Drugs are facilitating: they provide you a baseline of feeling, which can help retrain your brain to behave in this new way by restricting its undesirable behavior. That can help; in the most extreme cases, drugs are *required*, because you simply can't pull yourself up by your bootstraps if your head is six feet under the muck; knee-deep in the muck is a different story, and this shit was tried on people who were *chest*-deep in muck. What people need, by and large, are *tools*: they need mental techniques and training to reform their brains. Some of us go slack and let ourselves get back into bad habits; continued follow-up sessions can provide a sort of tune-up if you want to be lazy like that.
Notate what I said about training executive functions:
Both CT and ADM probably affect limbic and prefrontal circuitry, although their proximal mechanisms of action might differ. A primary goal of CT is to replace automatic emotional reactivity with more-controlled processing. CT might thus increase inhibitory executive control, helping to interrupt or dampen automatic limbic reactions. In fact, functions of the PFC that are impaired in depression, such as task-related direction of attention, willful regulation of emotional responses, and reappraisal, are the focus of therapeutic activity in CT.
Do this like I do: think about it introspectively. You've sat in front of the TV and ate Cheetohs, thinking about how you're gonna get fat if you keep eating junk, and about how you should really clean the house... and just continued watching TV. You know that feeling. Your self-monitoring system is working--you know you're doing it wrong--but your initiation system has failed you: you have the intellectual understanding that you should get up and do a different thing, and you
I'm sure you can see that when you reflect on it. Take that reflection and go find science. Science talks about this a lot. It's how we treat retards, like those people with asperger's, so they can function exactly like normal human beings--you didn't think they were hopelessly broken, did you? It's how we turn mundane, poverty-stricken children into visionary geniuses and executive-management material. It's what people crudely recognize and work to improve when something so shocking happens in their lives that they must stop the pain and the damage to their self-esteem by putting their lives back together. It may be the most minor of things if you're pretty well-off mentally, but it's there, and you'll find a defect in those functions somewhere; we're all lacking a bit.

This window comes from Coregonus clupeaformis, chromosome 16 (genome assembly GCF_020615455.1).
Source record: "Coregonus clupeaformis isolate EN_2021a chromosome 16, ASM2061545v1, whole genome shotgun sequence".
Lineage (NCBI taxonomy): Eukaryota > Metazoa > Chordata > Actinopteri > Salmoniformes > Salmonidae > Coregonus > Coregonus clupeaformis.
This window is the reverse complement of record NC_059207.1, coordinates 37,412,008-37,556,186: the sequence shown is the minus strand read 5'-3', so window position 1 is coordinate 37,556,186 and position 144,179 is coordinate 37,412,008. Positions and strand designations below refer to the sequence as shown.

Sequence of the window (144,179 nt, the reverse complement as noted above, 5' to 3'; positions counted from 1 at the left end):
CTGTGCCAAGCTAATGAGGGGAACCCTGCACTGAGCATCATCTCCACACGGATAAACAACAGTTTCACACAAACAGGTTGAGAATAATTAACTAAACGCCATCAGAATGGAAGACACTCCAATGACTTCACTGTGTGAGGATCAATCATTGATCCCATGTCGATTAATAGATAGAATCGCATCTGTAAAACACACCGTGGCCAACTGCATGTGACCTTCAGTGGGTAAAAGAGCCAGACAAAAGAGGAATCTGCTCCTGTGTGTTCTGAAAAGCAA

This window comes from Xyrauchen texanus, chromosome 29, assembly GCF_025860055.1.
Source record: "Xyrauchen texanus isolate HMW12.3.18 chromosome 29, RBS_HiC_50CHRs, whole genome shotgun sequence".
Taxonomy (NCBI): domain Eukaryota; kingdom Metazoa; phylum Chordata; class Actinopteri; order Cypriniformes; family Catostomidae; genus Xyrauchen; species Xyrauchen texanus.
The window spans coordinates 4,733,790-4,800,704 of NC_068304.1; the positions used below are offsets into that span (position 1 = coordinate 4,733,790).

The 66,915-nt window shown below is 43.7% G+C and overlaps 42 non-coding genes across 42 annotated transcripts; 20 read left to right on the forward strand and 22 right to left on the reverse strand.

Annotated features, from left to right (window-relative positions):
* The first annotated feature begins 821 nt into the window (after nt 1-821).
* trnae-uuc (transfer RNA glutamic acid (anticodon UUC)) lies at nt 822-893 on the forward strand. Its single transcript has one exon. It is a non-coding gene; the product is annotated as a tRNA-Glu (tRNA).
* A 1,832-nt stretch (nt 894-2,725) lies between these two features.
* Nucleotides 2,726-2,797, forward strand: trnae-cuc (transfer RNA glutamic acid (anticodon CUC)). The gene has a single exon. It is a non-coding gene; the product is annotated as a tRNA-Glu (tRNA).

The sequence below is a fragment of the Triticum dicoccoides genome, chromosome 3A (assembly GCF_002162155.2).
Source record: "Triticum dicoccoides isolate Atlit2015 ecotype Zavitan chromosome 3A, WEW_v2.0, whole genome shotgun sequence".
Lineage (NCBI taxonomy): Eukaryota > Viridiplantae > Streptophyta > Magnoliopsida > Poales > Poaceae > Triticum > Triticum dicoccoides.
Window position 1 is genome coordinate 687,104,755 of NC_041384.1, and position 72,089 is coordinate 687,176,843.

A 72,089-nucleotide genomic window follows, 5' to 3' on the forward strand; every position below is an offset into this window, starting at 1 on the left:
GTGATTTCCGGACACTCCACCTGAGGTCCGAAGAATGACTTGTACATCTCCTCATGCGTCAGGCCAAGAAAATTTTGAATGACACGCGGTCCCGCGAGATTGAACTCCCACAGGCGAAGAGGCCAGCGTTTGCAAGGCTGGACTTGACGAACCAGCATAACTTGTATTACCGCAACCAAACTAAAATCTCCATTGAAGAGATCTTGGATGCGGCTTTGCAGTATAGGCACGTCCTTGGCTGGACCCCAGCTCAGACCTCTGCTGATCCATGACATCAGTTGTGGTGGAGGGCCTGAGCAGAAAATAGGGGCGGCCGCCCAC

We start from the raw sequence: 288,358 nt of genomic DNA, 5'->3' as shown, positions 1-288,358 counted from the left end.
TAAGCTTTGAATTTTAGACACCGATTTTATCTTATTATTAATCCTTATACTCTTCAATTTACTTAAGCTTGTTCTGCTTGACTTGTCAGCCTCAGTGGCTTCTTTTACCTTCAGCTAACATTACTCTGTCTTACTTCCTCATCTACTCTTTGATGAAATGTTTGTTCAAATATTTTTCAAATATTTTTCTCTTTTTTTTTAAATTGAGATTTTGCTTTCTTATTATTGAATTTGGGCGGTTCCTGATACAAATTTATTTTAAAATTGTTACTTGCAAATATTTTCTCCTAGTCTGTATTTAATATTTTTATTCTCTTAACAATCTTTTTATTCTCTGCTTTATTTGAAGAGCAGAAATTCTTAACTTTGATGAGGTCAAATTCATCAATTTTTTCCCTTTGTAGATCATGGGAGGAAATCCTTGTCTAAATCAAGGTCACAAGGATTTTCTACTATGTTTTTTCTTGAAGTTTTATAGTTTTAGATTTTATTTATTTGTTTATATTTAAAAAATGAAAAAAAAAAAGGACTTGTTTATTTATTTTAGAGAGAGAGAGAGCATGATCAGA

It's the same system we muck about with when we train anxiety and depression out of people. If pure cognitive therapy works for you, continuously, then it's a matter of training: you can handle relapses by putting yourself on therapy maintenance, taking booster sessions as needed, and constantly trying to ween yourself away from them. This is one of the rare cases where you can make yourself stronger; that's not common, just like we know weening yourself off Synthroid pills won't make your thyroid man the fuck up and get working properly. The fact that just over half of people relapse eventually in two years with only THREE SESSIONS between 4 and 12 months and NONE after 12 months should plainly tell you to try more therapy, since it apparently works for 90% of cases for those first 4 months (which, by the way, I dislike: I want an experiment like this where booster sessions are freely available for the full 2 years).
I guess you just like to watch people suffer, and have no high ideals. The right way, the effective way, to do things isn't important; throwing a tantrum about your feels is more important than helping people.